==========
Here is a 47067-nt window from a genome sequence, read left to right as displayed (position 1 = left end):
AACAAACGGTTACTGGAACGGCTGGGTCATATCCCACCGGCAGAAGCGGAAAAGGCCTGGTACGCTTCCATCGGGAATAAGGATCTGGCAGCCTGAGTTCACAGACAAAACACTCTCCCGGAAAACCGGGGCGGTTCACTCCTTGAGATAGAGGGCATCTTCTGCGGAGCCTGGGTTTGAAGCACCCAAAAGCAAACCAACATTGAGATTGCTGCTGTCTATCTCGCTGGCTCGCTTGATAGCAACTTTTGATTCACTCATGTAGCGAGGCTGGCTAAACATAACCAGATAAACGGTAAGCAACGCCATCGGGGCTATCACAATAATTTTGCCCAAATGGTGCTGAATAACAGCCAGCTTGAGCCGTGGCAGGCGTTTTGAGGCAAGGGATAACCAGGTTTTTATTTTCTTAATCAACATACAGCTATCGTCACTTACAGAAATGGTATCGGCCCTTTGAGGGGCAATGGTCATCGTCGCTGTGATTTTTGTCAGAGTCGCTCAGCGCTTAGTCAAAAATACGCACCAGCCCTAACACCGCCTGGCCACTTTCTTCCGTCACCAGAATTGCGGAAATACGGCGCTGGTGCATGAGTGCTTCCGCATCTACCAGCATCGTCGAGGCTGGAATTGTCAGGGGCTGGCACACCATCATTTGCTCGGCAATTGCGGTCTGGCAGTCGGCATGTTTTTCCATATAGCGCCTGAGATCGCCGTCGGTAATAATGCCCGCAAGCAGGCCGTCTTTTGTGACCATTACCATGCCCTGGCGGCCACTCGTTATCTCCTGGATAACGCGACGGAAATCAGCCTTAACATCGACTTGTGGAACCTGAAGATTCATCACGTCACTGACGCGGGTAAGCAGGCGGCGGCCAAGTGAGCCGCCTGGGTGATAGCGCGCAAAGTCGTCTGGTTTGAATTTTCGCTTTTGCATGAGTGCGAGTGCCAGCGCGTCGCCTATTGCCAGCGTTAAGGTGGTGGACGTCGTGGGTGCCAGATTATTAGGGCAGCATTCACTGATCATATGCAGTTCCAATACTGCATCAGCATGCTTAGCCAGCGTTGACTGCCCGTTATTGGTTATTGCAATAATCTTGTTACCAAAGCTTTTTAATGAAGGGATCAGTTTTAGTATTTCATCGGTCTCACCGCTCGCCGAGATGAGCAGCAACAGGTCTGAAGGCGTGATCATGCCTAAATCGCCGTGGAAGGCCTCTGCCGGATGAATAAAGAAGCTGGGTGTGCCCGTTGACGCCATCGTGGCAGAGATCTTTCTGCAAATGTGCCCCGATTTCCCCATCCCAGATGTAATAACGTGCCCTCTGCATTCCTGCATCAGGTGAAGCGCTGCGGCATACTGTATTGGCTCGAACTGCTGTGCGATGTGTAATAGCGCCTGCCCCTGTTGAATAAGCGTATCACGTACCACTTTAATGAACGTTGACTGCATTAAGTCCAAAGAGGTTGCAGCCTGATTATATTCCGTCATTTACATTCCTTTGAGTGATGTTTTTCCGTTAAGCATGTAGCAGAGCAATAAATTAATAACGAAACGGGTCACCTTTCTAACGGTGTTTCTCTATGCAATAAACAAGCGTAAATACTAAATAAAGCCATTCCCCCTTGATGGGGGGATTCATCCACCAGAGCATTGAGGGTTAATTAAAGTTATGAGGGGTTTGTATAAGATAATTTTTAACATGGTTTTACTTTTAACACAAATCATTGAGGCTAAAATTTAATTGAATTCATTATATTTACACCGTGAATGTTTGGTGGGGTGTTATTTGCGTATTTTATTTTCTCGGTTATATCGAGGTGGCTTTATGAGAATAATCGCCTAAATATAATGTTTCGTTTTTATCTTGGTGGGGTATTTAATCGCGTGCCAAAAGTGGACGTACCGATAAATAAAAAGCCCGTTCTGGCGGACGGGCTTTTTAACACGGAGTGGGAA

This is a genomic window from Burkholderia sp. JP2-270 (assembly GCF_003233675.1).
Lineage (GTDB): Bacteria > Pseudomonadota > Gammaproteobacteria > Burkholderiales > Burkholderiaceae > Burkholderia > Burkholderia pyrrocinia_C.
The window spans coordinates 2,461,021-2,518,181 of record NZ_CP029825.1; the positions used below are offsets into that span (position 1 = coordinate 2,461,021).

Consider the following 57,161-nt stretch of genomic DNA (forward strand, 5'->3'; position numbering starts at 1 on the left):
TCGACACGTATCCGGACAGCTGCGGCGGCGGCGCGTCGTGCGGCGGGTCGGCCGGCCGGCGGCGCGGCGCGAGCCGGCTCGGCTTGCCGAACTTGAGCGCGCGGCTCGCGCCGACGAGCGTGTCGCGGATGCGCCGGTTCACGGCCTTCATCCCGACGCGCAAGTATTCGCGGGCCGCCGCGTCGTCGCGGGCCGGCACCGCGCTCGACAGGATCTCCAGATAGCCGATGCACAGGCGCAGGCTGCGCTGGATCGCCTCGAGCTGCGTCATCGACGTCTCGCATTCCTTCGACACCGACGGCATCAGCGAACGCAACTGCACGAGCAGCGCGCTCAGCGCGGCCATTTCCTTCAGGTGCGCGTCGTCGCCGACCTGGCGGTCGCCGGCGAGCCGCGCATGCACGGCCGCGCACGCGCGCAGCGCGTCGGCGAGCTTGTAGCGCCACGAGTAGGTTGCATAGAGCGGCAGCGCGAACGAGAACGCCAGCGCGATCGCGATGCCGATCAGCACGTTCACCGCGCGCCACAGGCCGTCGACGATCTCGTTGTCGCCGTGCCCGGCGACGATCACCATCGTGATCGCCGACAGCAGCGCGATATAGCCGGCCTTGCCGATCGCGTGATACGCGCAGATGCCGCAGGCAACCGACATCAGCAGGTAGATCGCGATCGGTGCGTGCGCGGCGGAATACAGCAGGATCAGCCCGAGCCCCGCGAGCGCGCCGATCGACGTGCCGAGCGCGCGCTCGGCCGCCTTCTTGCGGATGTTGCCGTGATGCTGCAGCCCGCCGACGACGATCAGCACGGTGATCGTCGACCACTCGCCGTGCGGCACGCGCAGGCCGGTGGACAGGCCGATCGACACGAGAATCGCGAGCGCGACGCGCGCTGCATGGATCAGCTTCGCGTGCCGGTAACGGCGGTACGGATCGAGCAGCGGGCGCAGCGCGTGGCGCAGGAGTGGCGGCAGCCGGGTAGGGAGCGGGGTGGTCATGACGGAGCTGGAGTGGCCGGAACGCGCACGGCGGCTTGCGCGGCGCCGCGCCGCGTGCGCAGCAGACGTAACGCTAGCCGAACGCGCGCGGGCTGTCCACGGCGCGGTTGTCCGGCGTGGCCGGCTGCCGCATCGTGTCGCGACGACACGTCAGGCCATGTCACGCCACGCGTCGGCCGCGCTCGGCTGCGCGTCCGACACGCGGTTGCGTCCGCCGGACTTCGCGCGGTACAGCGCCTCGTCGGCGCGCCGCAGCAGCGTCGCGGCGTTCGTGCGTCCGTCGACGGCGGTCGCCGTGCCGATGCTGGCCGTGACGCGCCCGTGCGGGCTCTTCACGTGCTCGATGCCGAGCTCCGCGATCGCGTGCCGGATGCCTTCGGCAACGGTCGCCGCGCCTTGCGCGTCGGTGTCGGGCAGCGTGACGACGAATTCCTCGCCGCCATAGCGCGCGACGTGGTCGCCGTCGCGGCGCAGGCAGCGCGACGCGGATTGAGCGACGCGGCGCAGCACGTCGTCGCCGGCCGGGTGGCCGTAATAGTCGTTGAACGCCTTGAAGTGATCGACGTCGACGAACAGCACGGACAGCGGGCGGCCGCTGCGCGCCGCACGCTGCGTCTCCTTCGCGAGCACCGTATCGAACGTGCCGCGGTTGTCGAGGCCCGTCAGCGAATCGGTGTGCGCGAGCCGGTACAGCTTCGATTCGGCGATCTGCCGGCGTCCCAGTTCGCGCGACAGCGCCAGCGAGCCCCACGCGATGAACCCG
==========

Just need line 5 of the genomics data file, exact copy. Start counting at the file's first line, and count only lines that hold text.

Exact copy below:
The window spans coordinates 2,461,021-2,518,181 of record NZ_CP029825.1; the positions used below are offsets into that span (position 1 = coordinate 2,461,021).